Air Pollution and Climate Change May Be Making Pregnancies Riskier: Study
According to the findings of new research, pregnant women who live in areas with frequent heat waves and increased levels of air pollution face a higher risk of giving birth to a preterm baby, potentially signaling greater numbers of complications and health risks as climate change and air pollution worsen in the coming decades.
In a study published last week in the open access medical journal JAMA Network Open, researchers also indicate that air pollution and climate change may result in a higher risk of giving birth to a baby with low birth weight, or a baby who was stillborn.
Researchers conducted a review of 57 studies, including more than 32.7 million births, focusing on investigating prenatal exposure to fine particulate matter (PM) 2.5, ozone, heat and the link to preterm birth, low birth weight, and stillbirth.
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The data indicated an association between exposure to heat, ozone, and fine particulate matter 2.5 and adverse pregnancy outcomes.
Particulate matter (PM) 2.5 is air pollution particles smaller than 2.5 micrometers, or 70 times smaller than the size of a single human hair. The particles are made of dirt and soot so small they are easily inhaled into the lungs and enter the bloodstream, leading to negative health effects including increased risk of cardiac arrest, cardiovascular disease and stroke.
In the study, air pollution and heat exposure related to climate change may be significantly associated with an increased risk to pregnancy outcomes in the United States.
Researchers concluded an association between exposure to PM 2.5 or ozone and increased risk of preterm birth was found in 79% of studies they reviewed.
Furthermore, the risk between climate change related air pollution and low birth weight was found in 85% of studies.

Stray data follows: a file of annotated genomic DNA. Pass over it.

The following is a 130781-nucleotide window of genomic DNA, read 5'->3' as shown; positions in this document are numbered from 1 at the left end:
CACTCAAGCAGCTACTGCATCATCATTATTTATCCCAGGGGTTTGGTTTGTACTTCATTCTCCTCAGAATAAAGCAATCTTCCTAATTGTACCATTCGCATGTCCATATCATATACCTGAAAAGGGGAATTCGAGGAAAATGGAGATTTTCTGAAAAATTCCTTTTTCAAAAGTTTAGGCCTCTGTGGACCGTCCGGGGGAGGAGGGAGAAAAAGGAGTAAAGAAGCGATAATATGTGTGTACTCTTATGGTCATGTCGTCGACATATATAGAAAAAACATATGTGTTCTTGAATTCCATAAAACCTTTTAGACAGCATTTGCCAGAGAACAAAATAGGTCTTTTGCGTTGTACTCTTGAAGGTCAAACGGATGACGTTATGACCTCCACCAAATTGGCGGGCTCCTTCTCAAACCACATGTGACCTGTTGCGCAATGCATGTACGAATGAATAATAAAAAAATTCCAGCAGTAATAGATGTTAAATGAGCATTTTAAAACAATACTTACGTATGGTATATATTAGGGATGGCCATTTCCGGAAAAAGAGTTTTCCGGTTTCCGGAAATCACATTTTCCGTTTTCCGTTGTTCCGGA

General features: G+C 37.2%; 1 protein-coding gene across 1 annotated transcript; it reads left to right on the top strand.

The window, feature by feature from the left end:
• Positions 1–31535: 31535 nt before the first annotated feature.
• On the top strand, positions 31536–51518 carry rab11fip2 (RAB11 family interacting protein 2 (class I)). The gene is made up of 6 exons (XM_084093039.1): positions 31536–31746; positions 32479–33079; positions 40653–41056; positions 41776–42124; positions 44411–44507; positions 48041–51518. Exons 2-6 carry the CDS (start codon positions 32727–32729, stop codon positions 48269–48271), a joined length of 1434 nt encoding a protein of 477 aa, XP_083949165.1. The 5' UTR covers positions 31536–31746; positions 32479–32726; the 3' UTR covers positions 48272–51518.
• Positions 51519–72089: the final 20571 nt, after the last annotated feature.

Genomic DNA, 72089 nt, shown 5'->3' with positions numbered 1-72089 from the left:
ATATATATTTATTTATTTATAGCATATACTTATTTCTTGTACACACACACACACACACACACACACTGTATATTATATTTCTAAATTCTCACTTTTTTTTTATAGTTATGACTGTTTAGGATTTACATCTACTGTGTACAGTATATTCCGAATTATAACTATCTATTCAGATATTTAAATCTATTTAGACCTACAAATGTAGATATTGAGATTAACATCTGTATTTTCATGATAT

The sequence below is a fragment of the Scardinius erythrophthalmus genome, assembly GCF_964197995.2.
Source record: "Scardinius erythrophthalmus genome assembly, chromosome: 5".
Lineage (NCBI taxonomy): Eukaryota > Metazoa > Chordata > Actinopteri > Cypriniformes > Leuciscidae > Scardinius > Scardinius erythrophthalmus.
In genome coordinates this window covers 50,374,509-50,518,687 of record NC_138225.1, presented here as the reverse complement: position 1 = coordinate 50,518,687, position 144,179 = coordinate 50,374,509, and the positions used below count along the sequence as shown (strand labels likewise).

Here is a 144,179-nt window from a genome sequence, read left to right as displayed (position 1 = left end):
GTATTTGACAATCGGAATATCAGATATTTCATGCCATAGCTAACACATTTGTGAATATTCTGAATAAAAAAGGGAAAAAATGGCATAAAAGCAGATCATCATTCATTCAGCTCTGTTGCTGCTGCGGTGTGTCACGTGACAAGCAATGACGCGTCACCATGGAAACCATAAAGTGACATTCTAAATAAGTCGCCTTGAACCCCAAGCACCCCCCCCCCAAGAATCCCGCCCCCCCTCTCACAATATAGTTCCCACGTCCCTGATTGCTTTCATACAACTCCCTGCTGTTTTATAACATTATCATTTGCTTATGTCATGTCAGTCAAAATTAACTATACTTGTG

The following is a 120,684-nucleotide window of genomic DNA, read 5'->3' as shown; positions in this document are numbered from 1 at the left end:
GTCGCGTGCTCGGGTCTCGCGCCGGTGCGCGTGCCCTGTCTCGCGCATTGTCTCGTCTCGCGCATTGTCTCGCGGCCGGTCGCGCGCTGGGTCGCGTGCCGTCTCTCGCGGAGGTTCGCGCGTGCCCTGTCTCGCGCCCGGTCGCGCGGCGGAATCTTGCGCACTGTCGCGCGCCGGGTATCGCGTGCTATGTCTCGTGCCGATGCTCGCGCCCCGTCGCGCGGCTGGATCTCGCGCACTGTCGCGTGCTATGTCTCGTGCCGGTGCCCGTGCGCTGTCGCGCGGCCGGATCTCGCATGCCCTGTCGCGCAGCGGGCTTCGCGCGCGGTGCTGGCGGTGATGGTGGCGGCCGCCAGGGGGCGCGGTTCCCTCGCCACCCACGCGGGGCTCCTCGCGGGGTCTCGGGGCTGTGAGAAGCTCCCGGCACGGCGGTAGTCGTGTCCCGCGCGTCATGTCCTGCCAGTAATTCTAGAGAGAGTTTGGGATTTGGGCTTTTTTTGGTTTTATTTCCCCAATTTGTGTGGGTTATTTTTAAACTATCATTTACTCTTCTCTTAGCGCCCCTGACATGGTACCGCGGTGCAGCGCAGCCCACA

Nearly 90% of studies found a correlation between air heat exposure and negative pregnancy outcomes.
More so, positive associations were found across all U.S. geographic regions, not just in urban regions with increased populations.
Despite the increased association, researchers said it would be difficult to quantify the risk because each of the studies was conducted differently and focused on different outcomes. Instead, researchers aimed to determine if the studies had consistent findings regarding the associations between climate change, heat, and air pollution and negative birth outcomes.
The study findings indicate some women faced an especially high risk, including women with asthma and black women.
“This review suggests that increasingly common environmental exposures exacerbated by climate change are significantly associated with serious adverse pregnancy outcomes across the U.S.,” wrote study authors.
Reducing levels of air pollution are key to reducing the negative effects pregnant women face. Other studies have linked even short-term exposure to air pollution to increased risk of hospitalization, bloodstream infections and other complications.
Research published last year indicated exposure to air pollution may increase the risk of a woman having a “silent” miscarriage, or a miscarriage that is missed in the first trimester.
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